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Comparison of water absorption in natural cellulosic fibres from wood and one-year crops in polypropylene composites and its influence on their mechanical properties
KTH, Superseded Departments, Fibre and Polymer Technology.
KTH, Superseded Departments, Fibre and Polymer Technology.ORCID iD: 0000-0003-3572-7798
KTH, Superseded Departments, Fibre and Polymer Technology.ORCID iD: 0000-0002-5394-7850
2004 (English)In: Composites. Part A, Applied science and manufacturing, ISSN 1359-835X, Vol. 35, no 11, 1267-1276 p.Article in journal (Refereed) Published
Abstract [en]

Environmentally beneficial composites can be made by replacing glass fibres with various types of cellulose fibres. Fibres from pine or eucalyptus wood and also one-year crops such as coir, sisal, etc. are all good candidates. The poor resistance towards water absorption is one of the drawbacks of natural fibres/polypropylene composites. New natural fibres/polypropylene composites were made and the water absorption in them was studied by immersion of the composites in water at three different temperatures, 23, 50 and 70 degreesC. The process of absorption of water was found to follow the kinetics and mechanisms described by Fick's theory. In addition, the diffusivity coefficient was dependent on the temperature as estimated by means of Arrhenius law. A decrease in tensile properties of the composites was demonstrated, showing a great loss in mechanical properties of the water-saturated samples compared to the dry samples. The morphology change was monitored by scanning electron microscopy studies of the samples before and after exposure to water and the devastating effect of water on the fibre structure was shown.

Place, publisher, year, edition, pages
2004. Vol. 35, no 11, 1267-1276 p.
Keyword [en]
polymer-matrix composites (PMCs), mechanical properties, water absorption, behavior, morphology, moisture
National Category
Chemical Sciences
URN: urn:nbn:se:kth:diva-23744DOI: 10.1016/j.compositesa.2004.04.004ISI: 000224021600004ScopusID: 2-s2.0-4444369381OAI: diva2:342443
QC 20100525 QC 20111101Available from: 2010-08-10 Created: 2010-08-10 Last updated: 2011-11-01Bibliographically approved
In thesis
1. Strategies for improving mechanical properties of polypropylene/cellulose composites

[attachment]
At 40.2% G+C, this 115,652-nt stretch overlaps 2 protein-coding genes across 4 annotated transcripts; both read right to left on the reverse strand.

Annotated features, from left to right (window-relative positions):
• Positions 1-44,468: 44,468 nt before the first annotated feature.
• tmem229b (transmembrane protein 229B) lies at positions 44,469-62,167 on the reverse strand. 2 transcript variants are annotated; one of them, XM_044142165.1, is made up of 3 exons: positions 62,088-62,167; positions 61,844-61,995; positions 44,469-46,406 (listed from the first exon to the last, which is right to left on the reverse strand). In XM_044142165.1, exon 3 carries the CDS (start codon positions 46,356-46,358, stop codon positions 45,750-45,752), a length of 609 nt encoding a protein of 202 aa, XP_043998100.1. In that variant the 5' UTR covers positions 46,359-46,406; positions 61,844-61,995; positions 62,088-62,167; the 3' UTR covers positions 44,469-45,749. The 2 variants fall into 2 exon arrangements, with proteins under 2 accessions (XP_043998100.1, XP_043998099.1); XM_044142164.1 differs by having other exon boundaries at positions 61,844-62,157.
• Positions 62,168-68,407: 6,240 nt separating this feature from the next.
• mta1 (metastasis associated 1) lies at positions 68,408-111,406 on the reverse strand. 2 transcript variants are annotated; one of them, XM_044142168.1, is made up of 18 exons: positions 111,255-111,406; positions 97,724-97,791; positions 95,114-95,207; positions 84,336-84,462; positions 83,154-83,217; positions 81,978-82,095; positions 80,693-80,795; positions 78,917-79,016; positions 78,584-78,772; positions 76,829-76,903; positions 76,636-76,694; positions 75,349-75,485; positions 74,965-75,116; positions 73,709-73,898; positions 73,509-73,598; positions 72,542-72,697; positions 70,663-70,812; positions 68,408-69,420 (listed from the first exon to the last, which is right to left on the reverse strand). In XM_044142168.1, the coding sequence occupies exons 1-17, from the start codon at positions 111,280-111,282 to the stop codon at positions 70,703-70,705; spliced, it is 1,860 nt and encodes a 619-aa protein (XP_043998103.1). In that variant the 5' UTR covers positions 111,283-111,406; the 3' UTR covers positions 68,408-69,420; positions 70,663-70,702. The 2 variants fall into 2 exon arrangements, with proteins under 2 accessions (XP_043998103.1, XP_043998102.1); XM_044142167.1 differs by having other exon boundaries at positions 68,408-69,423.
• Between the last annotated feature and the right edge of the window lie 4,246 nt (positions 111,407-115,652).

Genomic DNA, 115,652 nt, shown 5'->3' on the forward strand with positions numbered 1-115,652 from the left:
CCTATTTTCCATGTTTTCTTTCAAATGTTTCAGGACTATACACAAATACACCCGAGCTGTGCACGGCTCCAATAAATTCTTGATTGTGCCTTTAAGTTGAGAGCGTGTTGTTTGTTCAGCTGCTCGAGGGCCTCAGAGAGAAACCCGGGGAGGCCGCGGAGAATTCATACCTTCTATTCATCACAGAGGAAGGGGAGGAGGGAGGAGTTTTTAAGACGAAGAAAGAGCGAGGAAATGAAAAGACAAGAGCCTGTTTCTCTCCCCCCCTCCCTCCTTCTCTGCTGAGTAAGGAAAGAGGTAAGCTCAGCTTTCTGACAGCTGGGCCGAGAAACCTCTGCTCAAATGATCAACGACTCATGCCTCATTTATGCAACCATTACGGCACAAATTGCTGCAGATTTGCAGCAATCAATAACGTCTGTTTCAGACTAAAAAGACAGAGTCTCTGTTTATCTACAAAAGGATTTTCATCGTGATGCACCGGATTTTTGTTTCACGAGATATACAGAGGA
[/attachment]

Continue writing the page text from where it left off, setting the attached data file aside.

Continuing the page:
Open this publication in new window or tab >>Strategies for improving mechanical properties of polypropylene/cellulose composites
2005 (English)Doctoral thesis, comprehensive summary (Other scientific)
Abstract [en]

The interest for polypropylene/cellulose composites has experienced a great increase in different applications such as car interiors and construction materials. Cellulose fibres are inexpensive, renewable, biodegradable, they present lower density and their mechanical properties can be compared to those of inorganic fillers. However, several factors must be considered when designing polypropylene/cellulose composites: the poor compatibility between the hydrophilic fibres and the hydrophobic thermoplastic matrix leads to a weak interface, which has to be improved by coupling agents; the hydrophilic nature of the fibres makes them very sensitive towards water absorption, which also leads to a loss of properties and swelling with subsequent dimensional instability; the reduced thermal stability of cellulose fibres leads to degradation of the fibres at thermoplastic processing temperatures producing odours in the final material; and finally the properties of composites are greatly influenced by the structure, size and quality of the fibres.

Pulp fibres modified by different methods in order to enhance the compatibility fibre-matrix, were tested. Modified fibres led to improved mechanical properties and thermal behaviour when used in composites with recycled polypropylene.

Four different types of natural fibres were used as reinforcement in two different polypropylene types: virgin and recycled polypropylene. The mechanical properties of the composites were mostly dependent on the fibre loading and slightly dependent on the type of fibre. Moreover, water absorption kinetics was studied by the Fickian diffusion theory. After absorption, a remarkable loss of properties was observed.

Hydrolysed cellulose fibres showed a greater enhancing effect on polypropylene than non-hydrolysed cellulose fibres. This is attributed to the greater mechanical properties of reduced cellulose structures.

The effect of using cellulose fibres in PP/clay nanocomposites was also studied. The interaction between the clay particles and the cellulose fibres and the combined effect of both reinforcements were believed to be the main reasons for the enhancing properties.

Place, publisher, year, edition, pages
Stockholm: KTH, 2005. 58 p.
Trita-FPT-Report, ISSN 1652-2443 ; 2005:12
Chemistry, polymer technology, chemical engineering, materials science, polymer, Kemi
National Category
Chemical Sciences
urn:nbn:se:kth:diva-179 (URN)91-7283-998-8 (ISBN)
Public defence
2005-04-29, Sal K1, Teknikringen 56, Stockholm, 10:00
QC 20101011Available from: 2005-04-27 Created: 2005-04-27 Last updated: 2010-10-11Bibliographically approved

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Espert, AnaVilaplana, FranciscoKarlsson, Sigbritt
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